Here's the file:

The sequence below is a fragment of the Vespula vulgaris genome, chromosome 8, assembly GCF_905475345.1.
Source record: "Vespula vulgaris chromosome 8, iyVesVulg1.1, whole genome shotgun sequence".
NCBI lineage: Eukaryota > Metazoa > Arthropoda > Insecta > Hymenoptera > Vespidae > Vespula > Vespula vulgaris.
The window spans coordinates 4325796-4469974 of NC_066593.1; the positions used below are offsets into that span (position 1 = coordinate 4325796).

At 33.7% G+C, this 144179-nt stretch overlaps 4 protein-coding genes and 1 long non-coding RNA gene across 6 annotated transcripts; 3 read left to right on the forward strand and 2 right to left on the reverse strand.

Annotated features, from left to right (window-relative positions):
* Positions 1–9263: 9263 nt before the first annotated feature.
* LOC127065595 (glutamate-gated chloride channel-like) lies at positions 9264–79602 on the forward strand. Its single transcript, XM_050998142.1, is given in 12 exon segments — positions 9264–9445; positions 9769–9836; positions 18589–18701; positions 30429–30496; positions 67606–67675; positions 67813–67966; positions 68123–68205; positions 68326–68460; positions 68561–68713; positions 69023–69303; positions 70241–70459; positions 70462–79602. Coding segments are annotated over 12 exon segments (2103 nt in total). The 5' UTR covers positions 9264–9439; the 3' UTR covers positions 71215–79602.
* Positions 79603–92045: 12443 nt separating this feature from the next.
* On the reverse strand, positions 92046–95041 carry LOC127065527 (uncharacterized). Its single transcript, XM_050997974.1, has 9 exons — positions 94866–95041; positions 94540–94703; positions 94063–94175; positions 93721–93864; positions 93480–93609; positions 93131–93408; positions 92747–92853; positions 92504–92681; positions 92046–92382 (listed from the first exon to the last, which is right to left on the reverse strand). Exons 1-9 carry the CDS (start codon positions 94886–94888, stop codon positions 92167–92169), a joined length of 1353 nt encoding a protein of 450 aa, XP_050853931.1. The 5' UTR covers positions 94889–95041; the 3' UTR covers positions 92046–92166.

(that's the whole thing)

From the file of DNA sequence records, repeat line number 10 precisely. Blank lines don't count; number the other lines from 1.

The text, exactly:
* On the reverse strand, positions 92046–95041 carry LOC127065527 (uncharacterized). Its single transcript, XM_050997974.1, has 9 exons — positions 94866–95041; positions 94540–94703; positions 94063–94175; positions 93721–93864; positions 93480–93609; positions 93131–93408; positions 92747–92853; positions 92504–92681; positions 92046–92382 (listed from the first exon to the last, which is right to left on the reverse strand). Exons 1-9 carry the CDS (start codon positions 94886–94888, stop codon positions 92167–92169), a joined length of 1353 nt encoding a protein of 450 aa, XP_050853931.1. The 5' UTR covers positions 94889–95041; the 3' UTR covers positions 92046–92166.